• A liquid to attract the fruit flies. Fruit flies are most attracted to fermenting things, so water with yeast in it or apple cider vinegar are both excellent options. You can also use wine or a piece of over-ripe fruit.
  • Flypaper (optional)

How to make a fruit fly trap:

  1. Set out your jar or cup. If you’re using apple cider vinegar, fill it a few inches deep. If you’re planning to use yeast and water, pour a quarter of a cup to a third of a cup of warm water and add a package of dry activated yeast. Add a teaspoon of sugar to activate the yeast and mix. In a few moments, you’ll notice the mixture starting to foam. This is normal.
  2. If you’d like, you can also add a piece of flypaper inside the jar. This helps trap the bugs and makes sure they can’t escape.
  3. Cover the lid with plastic. If you’re using a plastic lid, make sure it’s snug. If you’re using something like plastic wrap or a plastic bag, secure it with a rubber band. For glass jars, you can also use a canning ring.
  4. Poke small holes in the lid. These holes can't be bigger than an eighth of an inch, or the flies may be able to escape. Toothpicks are great for this, but you can also use things like sharp pencils.
  5. Wait – the flies should arrive soon.
  6. The fruit flies that crawl into your trap won't be able to get out. Some of the captured females may lay eggs, which will hatch. 
  7. Your second-generation fruit flies will take about 10 days to mature. At this point, you may want to dump the contents of your trap. If you dump in down the drain, be sure to flush it with hot water. 
  8. If you still have fruit flies, make a new trap and start the process again. 

To prevent fruit flies from getting too comfortable in your house again:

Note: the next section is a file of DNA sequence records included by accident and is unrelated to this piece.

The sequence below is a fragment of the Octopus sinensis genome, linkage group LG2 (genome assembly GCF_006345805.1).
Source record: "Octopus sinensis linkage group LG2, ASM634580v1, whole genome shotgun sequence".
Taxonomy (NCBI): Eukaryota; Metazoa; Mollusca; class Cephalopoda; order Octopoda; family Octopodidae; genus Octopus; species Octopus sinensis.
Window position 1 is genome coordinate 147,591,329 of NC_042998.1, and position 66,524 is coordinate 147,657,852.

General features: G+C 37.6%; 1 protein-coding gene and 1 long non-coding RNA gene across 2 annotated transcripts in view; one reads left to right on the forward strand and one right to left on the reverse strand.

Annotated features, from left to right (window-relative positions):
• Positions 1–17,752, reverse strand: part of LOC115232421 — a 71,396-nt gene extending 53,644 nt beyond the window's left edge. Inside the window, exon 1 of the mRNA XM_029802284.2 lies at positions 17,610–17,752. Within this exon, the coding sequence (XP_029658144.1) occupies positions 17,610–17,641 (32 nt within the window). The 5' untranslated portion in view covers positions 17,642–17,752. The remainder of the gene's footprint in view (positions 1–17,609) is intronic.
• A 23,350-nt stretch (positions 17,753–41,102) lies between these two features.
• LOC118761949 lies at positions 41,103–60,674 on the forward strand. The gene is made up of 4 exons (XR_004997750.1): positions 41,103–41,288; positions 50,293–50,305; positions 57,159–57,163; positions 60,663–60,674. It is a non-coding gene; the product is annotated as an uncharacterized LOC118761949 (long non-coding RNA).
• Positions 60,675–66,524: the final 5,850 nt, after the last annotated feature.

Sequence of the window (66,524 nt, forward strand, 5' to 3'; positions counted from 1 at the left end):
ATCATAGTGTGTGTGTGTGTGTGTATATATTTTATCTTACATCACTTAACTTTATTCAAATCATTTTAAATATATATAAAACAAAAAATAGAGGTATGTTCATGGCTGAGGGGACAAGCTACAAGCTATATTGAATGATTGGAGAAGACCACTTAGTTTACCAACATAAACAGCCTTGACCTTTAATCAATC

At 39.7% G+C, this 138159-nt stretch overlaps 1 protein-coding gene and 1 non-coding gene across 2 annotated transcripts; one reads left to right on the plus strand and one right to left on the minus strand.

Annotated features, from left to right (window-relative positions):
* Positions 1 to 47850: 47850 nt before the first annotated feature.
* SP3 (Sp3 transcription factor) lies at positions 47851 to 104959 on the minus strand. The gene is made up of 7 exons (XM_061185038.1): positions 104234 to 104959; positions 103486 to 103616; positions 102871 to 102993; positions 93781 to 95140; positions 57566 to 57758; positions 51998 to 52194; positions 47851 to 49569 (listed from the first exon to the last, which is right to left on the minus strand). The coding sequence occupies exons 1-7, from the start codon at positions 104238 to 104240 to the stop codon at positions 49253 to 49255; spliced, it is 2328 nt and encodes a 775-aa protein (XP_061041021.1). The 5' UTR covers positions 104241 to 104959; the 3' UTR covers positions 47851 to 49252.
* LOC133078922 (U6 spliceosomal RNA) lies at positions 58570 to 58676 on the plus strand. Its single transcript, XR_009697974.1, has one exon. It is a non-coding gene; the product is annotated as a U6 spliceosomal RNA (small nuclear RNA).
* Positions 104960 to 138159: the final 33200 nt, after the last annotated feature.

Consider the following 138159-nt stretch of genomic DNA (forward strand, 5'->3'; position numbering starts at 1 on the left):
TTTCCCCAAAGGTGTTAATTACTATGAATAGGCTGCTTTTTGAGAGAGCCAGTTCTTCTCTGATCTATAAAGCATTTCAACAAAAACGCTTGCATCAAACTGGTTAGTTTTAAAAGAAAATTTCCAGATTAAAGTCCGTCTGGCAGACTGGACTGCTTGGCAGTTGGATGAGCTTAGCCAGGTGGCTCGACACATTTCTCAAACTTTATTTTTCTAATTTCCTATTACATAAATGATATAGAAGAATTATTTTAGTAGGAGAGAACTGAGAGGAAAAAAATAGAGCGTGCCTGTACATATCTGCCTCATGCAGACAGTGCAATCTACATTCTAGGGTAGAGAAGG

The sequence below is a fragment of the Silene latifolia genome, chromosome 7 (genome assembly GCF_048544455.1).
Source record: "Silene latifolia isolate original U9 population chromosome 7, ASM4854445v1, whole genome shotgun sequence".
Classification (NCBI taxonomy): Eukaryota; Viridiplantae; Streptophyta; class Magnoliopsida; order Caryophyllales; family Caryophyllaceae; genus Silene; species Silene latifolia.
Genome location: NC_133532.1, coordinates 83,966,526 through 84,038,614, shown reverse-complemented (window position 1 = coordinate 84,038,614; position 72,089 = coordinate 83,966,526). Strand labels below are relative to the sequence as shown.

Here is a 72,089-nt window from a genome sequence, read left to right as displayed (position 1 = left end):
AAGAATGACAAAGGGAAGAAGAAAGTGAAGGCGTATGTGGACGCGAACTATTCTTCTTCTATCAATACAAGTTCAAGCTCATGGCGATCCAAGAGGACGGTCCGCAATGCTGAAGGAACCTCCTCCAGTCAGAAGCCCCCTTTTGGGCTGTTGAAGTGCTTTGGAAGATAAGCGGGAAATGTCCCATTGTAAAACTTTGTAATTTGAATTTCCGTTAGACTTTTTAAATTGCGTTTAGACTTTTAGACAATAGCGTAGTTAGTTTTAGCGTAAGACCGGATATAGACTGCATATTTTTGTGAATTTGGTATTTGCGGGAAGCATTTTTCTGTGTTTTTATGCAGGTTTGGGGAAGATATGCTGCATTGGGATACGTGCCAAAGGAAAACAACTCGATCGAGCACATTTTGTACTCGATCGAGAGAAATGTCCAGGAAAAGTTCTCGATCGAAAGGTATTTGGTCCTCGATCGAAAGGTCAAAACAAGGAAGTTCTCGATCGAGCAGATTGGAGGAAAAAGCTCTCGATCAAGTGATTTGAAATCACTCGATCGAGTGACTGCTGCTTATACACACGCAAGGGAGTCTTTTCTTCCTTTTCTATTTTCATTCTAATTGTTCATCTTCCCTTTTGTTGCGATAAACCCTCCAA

• Buy only what you're sure you'll eat. One spoiled potato or forgotten box of berries can lead to thousands of fruit flies. Once produce gets ripe, put it in your refrigerator until you eat it. Compost the leftovers or throw them away promptly.
  • Wash your produce when you get it home (to remove any eggs or larvae) and then store it in the refrigerator or an air-tight container.
  • Empty your kitchen trash can every day.
  • Clean up any spills right away (especially alcohol or fruit juices).
  • Rinse your recycling. Make sure all jars, bottles, and cans are free of food scraps.
  • Put screens on your windows and doors. Look for tight-fitting, 16-mesh models that can keep adult fruit flies from coming inside your home.
  • Turn off lights over your doors and windows. Light attracts newly adult fruit flies.
  • Seal all containers. If you preserve your own fruits and veggies or brew your own cider or beer, check that your lids are well sealed. If not, fruit flies can squeeze under them and lay eggs.
  • Squeeze out mops and cleaning towels thoroughly. 
  • Pick up and throw away any outside garden vegetables or fruit that has fallen to the ground and is rotting.